Thursday we stayed in the Punta Yana area for the first two dives doing Rainbow Reef which was probably my favorites. The reef had everything from large sponges and a healthy reef along sloped terrain that has seen little to no damage to lots of small fish and critters in the shallow area at the top shallow area of the reef. The night dive here was also one of the best with lots of basket stars, green eels and a number of octopus sightings. Our groups in both tenders were perfectly matched for the trip. Tender 1 had 8 divers (4 couples) and tender 2 had all the single people. Within the first 2 days everyone in tender 1 missed a dive or two and in tender 2, one person missed one dive due to ear problems and I missed one dive because I snorkeled with my wife while everyone else did their dive. For those that did all dives (8) they received the highest honor you could ever be bestowed-The Iron Diver award which I also received because as far as everyone was concerned I never missed a boat trip out with the group.

Friday was our last day diving the Gardens of the Queens and how sad for it to be over so soon. We did two dives before moving back to the harbor for the evening. Because my wife was a non-diver our cruise director Yoel set up a special snorkeling trip for just the 2 of us. Between dives he had tender 1 and a DM take us to what he called a “very special spot” and boy was he right. We both agreed it was the most pristine spot we have ever snorkeled in. There were large staghorn coral with sea fans growing everywhere including on the coral. We saw a large grouper and green eel hiding in the coral as well as the most fish I seen on the entire trip and all this within 5’-10’ deep. I am so lucky my wife requires little to keep her busy and that one snorkel trip really made her day!

After the last dive it was time to clean and pack everything because we would get our wakeup call at 3:00 am Saturday morning. That evening we watched the movie the crew made for us and it was fun to watch the highlights of our trip. We also watched a short slide show I put together with pictures and videos of anyone who wanted to share them.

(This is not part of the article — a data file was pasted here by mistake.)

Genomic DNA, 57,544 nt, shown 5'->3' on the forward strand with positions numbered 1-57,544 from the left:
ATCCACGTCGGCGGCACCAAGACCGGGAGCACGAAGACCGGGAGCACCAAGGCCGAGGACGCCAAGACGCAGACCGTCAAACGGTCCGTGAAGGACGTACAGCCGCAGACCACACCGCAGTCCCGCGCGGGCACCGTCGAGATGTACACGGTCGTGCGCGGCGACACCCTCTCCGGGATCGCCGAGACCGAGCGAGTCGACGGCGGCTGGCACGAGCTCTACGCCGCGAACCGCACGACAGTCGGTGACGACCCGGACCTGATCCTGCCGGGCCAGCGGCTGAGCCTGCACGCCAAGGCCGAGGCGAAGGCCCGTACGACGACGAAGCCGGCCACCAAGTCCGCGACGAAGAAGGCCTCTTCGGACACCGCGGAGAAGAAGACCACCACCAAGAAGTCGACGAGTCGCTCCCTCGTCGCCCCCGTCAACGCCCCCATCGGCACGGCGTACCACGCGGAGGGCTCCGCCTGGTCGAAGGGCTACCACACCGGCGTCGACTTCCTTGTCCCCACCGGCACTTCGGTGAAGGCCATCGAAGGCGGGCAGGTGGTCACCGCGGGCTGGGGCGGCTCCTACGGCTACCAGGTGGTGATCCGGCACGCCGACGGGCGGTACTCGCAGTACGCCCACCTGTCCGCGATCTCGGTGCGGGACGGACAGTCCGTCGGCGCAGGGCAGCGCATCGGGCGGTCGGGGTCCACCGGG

Very early Saturday morning we boarded the bus for our 6 hour ride back to Havana. It was a quite trip with most everyone sleeping along the way. We made a stop to stretch and one for lunch at another restaurant in Havana. The restaurant was Lucecita and was an artsy type of place with 2 young musicians playing music and some very cool artwork around the compound. We had a detour along the way to the airport and watching the people and city from our very nice bus just made me wonder how everyone could seem so happy living the life they did and knowing very few if any would ever get the chance to travel outside of Cuba. We passed tractors pulling carts with tired looking men and other people selling what looked like meat from little shacks while waving the flies away. More sights of old crumbling houses and then next you would see what looked like a castle built in among everything else decaying from time taking its toll. There were also many houses and buildings wrapped in fencing making it impossible for someone to get in without being let in. Makes you wonder how bad the crime is or maybe it is to keep out unwanted animals? Occasionally you would see a billboard with slogans on them but all were about the government.

I think it is safe to say we all had an excellent time and our guide, bus drivers, crew on the Aggressor and biologist all did an exceptional job. The food was great although some was overcooked but then that is probably the Cuban way. The music was awesome and the crew had the best playlist I have ever heard and lucky me I came home with it. The one problem some of us did have (me included) was some gastro intestinal issues that seemed to happen more after we boarded the boat. Not sure what the cause was but I did let both the Aggressor Fleet and Oceans for Youth Foundation know. They had a desalination machine to make water and everything was very clean so my guess is it just was the different foods our bodies were not used to.

Would I go back is the big question? At first I would have said yes if I could fly into Santa Clara and spend the week on the newest Aggressor that will start operation in March 2017 diving the more further away locations but after looking at their website and seeing how much more that trip will cost for the new itinerary which is a shorter trip I would have to say no. I did receive an offer to spend a week traveling around Cuba with Andreas our biologist and that I will have to make happen. Seeing the real Cuba is what I am really after!

So what about the diving? I haven’t traveled extensively around the Caribbean but from the places I have been too such as Bonaire, Belize, Cozumel and Cayman Brac I would have to say it was about average except for a few sites I really liked. True there were sharks at some of the dives but found out later some of that was from feeding them for the European divers and we didn’t see any at places where that didn’t happen. There weren’t as many fish as I thought there would be and I saw the most at the place we snorkeled at. I did really enjoy seeing the basket stars on the night dives and we only seen a few turtles and rays but I will say some of the reefs had very little damage from storms with a good number of sponges and corals.

The bottom line is it is different and the culture is different and things can change at any time so get out and explore the world ASAP!

Thank you to Katie Yonker from Bluewater Travel for all her help and hard work following up on things for this trip. She gave excellent customer service and I would highly recommend her to others.

By Ken Kollwitz